Traditional Brie cheese is made in a specific French region known as Seine-et-Marne. It has a smooth creamy flavour and an edible rind not found in many other cheeses. Brie can be made at home using either cow or goat milk. Crucial to making Brie is Flora Danica starter and white mould, which can be purchased at a cheese making supply house.
- Skill level:
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Things you need
- 2 quarts whole milk
- 8 quart stainless steel stockpot with cover
- Cheese thermometer
- 56.7gr prepared Flora Danica starter
- Liquid rennet
- Long handled spoon
- Long bladed knife
- Cheese mould
- 2 cheese mats
- 2 cheese boards
- 1 package White mould, rehydrated
- Cheese Salt
Heat the milk to 30 degrees C in the stainless steel stockpot. Use a cheese thermometer to determine when the milk has reached the desired temperature.
Add the 59.1ml of prepared Flora Danica starter to the milk. Stir to distribute the starter throughout. Cover and keep the milk temperature steady at 30 degrees C for 15 minutes.
Dilute 3 drops of rennet into 1/4 cup of cool water. Pour into the milk and stir with an up and down motion of the spoon. Cover and keep at 30 degrees C for 3 hours.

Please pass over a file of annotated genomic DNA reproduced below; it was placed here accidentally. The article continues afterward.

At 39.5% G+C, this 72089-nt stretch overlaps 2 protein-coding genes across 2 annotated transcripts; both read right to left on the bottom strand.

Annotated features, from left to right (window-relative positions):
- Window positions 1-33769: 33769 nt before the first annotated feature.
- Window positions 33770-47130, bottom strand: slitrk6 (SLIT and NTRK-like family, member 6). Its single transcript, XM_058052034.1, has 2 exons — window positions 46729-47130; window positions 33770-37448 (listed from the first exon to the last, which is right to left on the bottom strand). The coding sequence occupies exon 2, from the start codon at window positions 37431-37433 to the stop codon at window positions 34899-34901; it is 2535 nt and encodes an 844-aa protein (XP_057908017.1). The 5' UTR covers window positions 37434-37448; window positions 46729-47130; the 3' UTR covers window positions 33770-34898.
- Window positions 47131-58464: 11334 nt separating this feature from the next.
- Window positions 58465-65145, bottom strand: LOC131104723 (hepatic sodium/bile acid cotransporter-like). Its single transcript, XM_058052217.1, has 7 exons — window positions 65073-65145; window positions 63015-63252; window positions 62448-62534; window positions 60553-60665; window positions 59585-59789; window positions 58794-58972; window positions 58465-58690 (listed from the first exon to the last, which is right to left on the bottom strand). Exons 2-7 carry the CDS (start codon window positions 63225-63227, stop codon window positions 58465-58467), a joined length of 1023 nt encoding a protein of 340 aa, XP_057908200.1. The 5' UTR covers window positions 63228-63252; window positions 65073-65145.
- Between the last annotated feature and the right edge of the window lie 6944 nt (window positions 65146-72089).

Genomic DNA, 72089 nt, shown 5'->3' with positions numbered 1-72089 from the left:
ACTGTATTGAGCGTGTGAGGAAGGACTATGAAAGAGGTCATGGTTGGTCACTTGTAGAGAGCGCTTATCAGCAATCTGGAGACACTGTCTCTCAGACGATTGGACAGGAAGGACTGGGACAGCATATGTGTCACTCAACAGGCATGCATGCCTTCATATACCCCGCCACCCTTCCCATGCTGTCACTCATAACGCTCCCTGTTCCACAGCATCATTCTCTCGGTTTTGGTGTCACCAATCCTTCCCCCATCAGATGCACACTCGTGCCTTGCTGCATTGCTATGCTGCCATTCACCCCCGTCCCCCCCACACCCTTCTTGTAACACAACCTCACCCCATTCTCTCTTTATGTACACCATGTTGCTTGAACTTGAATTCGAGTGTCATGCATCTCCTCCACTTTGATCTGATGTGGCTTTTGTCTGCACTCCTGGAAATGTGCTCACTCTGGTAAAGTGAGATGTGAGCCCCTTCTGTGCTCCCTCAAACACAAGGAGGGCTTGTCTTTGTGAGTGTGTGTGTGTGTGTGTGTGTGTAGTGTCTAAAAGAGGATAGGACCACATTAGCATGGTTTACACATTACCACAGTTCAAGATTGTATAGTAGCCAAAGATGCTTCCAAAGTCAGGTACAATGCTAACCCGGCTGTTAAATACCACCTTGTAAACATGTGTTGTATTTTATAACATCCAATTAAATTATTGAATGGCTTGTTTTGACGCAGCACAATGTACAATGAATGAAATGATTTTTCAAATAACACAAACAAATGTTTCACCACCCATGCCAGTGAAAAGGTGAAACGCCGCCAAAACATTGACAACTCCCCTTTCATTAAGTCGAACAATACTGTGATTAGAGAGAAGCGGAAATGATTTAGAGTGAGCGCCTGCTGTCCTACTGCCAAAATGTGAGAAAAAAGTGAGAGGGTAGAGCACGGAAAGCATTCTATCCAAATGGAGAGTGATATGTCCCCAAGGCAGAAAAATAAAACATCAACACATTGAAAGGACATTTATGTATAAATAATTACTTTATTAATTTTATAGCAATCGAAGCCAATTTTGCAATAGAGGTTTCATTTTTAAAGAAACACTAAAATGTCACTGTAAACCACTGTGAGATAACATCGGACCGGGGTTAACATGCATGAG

Use the long knife to cut the curds in 1/2 inch cubes.
Cover a cheese board with a cheese mat and centre a Brie mould in the middle.
Drain away as much of the whey in the stockpot as possible without disturbing the curds. Gently ladle the curds into the Brie cheese mould attempting to keep the level as even as possible.
Place the second cheese mat over the cheese mould and cover with the second cheese board. Allow the curds to drain overnight.
Flip the entire cheese board set-up over. Remove the top board and gently remove the mat from the cheese if it is stuck. Replace the mat and board and allow the cheese to sit for another day.
Remove the cheese from the mould and lay on the cheese mat. Carefully rub cheese salt on the top and sides of the Brie cheese round. Let rest for 3 hours, turn and salt the bottom of the Brie.
Spray the rehydrated white mould on all surfaces of the cheese. Allow the cheese to dry at a temperature of 12.8 degrees C for 1 week. After the traditional white mould begins to appear, age the cheese at 50 degree F for 3 to 5 months.
Tips and warnings
- The crisper section of your refrigerator, if it has a separate temperature control, can be a good place to age cheese.
- Always work with clean, sterile equipment. While cheese is dependent on moulds and specific bacteria to become the desired finished product, you do not want to introduce unwanted bacteria into your cheese.
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